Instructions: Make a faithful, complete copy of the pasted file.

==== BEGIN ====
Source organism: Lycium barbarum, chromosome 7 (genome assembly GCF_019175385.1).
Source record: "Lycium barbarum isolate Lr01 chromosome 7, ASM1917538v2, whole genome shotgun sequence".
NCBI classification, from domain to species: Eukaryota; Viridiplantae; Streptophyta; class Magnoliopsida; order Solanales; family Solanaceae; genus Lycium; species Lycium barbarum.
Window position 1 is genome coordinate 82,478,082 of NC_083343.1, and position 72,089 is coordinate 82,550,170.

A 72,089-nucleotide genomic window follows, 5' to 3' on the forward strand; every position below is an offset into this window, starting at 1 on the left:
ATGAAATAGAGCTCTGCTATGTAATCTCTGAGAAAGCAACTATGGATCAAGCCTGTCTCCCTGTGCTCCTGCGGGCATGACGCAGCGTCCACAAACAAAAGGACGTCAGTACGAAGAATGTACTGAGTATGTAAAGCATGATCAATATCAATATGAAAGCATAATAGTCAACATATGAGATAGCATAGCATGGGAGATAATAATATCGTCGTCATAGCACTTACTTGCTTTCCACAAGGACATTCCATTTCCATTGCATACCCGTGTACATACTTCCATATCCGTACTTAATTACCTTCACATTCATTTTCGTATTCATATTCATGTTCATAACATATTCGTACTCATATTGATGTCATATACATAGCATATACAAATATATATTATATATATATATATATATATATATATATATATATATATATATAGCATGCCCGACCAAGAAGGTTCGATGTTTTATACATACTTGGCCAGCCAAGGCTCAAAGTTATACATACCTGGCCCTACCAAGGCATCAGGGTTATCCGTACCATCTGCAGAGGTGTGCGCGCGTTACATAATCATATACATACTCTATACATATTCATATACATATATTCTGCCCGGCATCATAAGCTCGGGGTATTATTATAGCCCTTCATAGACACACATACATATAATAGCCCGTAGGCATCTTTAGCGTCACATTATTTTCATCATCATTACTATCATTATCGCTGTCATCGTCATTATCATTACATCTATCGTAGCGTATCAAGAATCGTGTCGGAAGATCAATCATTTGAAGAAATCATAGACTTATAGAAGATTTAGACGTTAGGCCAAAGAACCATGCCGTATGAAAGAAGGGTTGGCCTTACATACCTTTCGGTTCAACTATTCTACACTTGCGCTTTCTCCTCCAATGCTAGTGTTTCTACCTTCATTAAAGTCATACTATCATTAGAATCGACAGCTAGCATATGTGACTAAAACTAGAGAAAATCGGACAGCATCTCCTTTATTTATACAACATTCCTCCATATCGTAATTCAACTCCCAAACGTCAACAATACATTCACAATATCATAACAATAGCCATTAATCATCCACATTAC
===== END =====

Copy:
Source organism: Lycium barbarum, chromosome 7 (genome assembly GCF_019175385.1).
Source record: "Lycium barbarum isolate Lr01 chromosome 7, ASM1917538v2, whole genome shotgun sequence".
NCBI classification, from domain to species: Eukaryota; Viridiplantae; Streptophyta; class Magnoliopsida; order Solanales; family Solanaceae; genus Lycium; species Lycium barbarum.
Window position 1 is genome coordinate 82,478,082 of NC_083343.1, and position 72,089 is coordinate 82,550,170.

A 72,089-nucleotide genomic window follows, 5' to 3' on the forward strand; every position below is an offset into this window, starting at 1 on the left:
ATGAAATAGAGCTCTGCTATGTAATCTCTGAGAAAGCAACTATGGATCAAGCCTGTCTCCCTGTGCTCCTGCGGGCATGACGCAGCGTCCACAAACAAAAGGACGTCAGTACGAAGAATGTACTGAGTATGTAAAGCATGATCAATATCAATATGAAAGCATAATAGTCAACATATGAGATAGCATAGCATGGGAGATAATAATATCGTCGTCATAGCACTTACTTGCTTTCCACAAGGACATTCCATTTCCATTGCATACCCGTGTACATACTTCCATATCCGTACTTAATTACCTTCACATTCATTTTCGTATTCATATTCATGTTCATAACATATTCGTACTCATATTGATGTCATATACATAGCATATACAAATATATATTATATATATATATATATATATATATATATATATATATATATATAGCATGCCCGACCAAGAAGGTTCGATGTTTTATACATACTTGGCCAGCCAAGGCTCAAAGTTATACATACCTGGCCCTACCAAGGCATCAGGGTTATCCGTACCATCTGCAGAGGTGTGCGCGCGTTACATAATCATATACATACTCTATACATATTCATATACATATATTCTGCCCGGCATCATAAGCTCGGGGTATTATTATAGCCCTTCATAGACACACATACATATAATAGCCCGTAGGCATCTTTAGCGTCACATTATTTTCATCATCATTACTATCATTATCGCTGTCATCGTCATTATCATTACATCTATCGTAGCGTATCAAGAATCGTGTCGGAAGATCAATCATTTGAAGAAATCATAGACTTATAGAAGATTTAGACGTTAGGCCAAAGAACCATGCCGTATGAAAGAAGGGTTGGCCTTACATACCTTTCGGTTCAACTATTCTACACTTGCGCTTTCTCCTCCAATGCTAGTGTTTCTACCTTCATTAAAGTCATACTATCATTAGAATCGACAGCTAGCATATGTGACTAAAACTAGAGAAAATCGGACAGCATCTCCTTTATTTATACAACATTCCTCCATATCGTAATTCAACTCCCAAACGTCAACAATACATTCACAATATCATAACAATAGCCATTAATCATCCACATTAC